|Title:||NPD-Process and Planning in Japanese engineering companies – Findings from an interview research||Language:||English||Authors:||Herstatt, Cornelius
|Keywords:||New product development;Japanese firms;planning;success innovation;project management||Issue Date:||2005||Part of Series:||Working paper // Technologie- und Innovationsmanagement, Technische Universität Hamburg-Harburg = Arbeitspapier||Volume number:||34||Abstract (english):||In this paper we report on the results of an interview research about new product development (NPD) processes and planning in 15 Japanese mechanical and electrical engineering companies. We asked the companies to describe one successful and one less successful project. All in all, we collected data for 29 projects, 15 of which were successful.
We explore how these companies structure their NPD processes and conduct their planning activities in order to strike a balance between the needs for efficiency and flexibility, which often carry opposing implications for organizing and managing new product development projects. While the majority of the companies in our sample build their NPD efforts on a similar process model, we find them to employ diverse procedures to achieve their aims.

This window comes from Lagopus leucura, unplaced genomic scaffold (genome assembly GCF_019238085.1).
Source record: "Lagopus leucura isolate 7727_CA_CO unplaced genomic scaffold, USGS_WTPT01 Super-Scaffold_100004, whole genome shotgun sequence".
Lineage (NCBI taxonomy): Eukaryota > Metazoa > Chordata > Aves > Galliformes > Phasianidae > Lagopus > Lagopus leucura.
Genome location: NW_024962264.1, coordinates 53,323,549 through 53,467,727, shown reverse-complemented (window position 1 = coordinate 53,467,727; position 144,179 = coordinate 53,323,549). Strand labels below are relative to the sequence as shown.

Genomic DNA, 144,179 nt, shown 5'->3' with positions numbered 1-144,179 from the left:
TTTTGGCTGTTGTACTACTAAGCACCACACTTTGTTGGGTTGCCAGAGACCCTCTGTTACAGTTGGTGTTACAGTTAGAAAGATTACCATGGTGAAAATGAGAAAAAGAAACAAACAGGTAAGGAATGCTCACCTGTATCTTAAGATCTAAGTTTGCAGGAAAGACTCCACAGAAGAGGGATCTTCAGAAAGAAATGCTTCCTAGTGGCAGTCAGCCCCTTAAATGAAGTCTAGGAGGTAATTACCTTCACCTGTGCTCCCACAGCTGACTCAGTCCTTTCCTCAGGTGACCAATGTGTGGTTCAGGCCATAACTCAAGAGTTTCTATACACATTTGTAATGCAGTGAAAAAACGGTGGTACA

In the companies we interviewed, there is a strong inclination towards planning R&D activities. New product development projects are based on well-defined procedures and written documents, which represent a standard approach to the companies’ R&D efforts. However, not all aspects are planned in equal depth and later phases of NPD projects, such as the implementation of the product concept into production, which exhibit lower uncertainty, are planned in much more detail. The need for flexibility in planning is highlighted by our finding that the less successful projects failed to anticipate changes – especially within the environment – and therefore were often carried out according to outdated plans and information. Our results suggest that the quality of the initial project plan with regard to the information it is based upon is closely linked to success. Despite the environmental turbulence, there seem to be no pronounced differences between successful and less successful projects concerning changes of the plan throughout the course of the project. Consequently, our interview partners consider the project managers of the unsuccessful projects to be less skilled in marketing and management than their successful counterparts.
|URI:||http://tubdok.tub.tuhh.de/handle/11420/12||DOI:||10.15480/882.10||Institute:||Technologie- und Innovationsmanagement W-7||Type:||ResearchPaper||License:||In Copyright|
|Appears in Collections:||Publications with fulltext|
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